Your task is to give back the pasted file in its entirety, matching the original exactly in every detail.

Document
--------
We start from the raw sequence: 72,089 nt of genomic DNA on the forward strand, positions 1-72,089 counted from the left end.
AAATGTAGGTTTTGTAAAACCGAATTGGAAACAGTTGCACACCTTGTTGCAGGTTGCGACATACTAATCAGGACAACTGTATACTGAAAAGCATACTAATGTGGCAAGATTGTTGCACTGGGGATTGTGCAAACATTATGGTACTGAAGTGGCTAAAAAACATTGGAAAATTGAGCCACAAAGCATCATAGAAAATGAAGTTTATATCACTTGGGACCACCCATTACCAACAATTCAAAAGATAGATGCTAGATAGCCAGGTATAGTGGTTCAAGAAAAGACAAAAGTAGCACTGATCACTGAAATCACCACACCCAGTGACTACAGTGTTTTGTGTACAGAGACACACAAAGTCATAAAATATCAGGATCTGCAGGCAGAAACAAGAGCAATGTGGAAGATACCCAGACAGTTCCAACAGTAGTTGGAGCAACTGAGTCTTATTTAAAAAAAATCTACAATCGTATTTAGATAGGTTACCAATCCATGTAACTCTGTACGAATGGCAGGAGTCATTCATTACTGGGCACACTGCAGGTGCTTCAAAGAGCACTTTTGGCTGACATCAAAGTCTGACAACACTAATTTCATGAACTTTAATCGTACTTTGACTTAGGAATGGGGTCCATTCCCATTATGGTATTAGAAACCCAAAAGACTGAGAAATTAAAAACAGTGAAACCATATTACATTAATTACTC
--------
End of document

We start from the raw sequence: 72,089 nt of genomic DNA on the forward strand, positions 1-72,089 counted from the left end.
AAATGTAGGTTTTGTAAAACCGAATTGGAAACAGTTGCACACCTTGTTGCAGGTTGCGACATACTAATCAGGACAACTGTATACTGAAAAGCATACTAATGTGGCAAGATTGTTGCACTGGGGATTGTGCAAACATTATGGTACTGAAGTGGCTAAAAAACATTGGAAAATTGAGCCACAAAGCATCATAGAAAATGAAGTTTATATCACTTGGGACCACCCATTACCAACAATTCAAAAGATAGATGCTAGATAGCCAGGTATAGTGGTTCAAGAAAAGACAAAAGTAGCACTGATCACTGAAATCACCACACCCAGTGACTACAGTGTTTTGTGTACAGAGACACACAAAGTCATAAAATATCAGGATCTGCAGGCAGAAACAAGAGCAATGTGGAAGATACCCAGACAGTTCCAACAGTAGTTGGAGCAACTGAGTCTTATTTAAAAAAAATCTACAATCGTATTTAGATAGGTTACCAATCCATGTAACTCTGTACGAATGGCAGGAGTCATTCATTACTGGGCACACTGCAGGTGCTTCAAAGAGCACTTTTGGCTGACATCAAAGTCTGACAACACTAATTTCATGAACTTTAATCGTACTTTGACTTAGGAATGGGGTCCATTCCCATTATGGTATTAGAAACCCAAAAGACTGAGAAATTAAAAACAGTGAAACCATATTACATTAATTACTC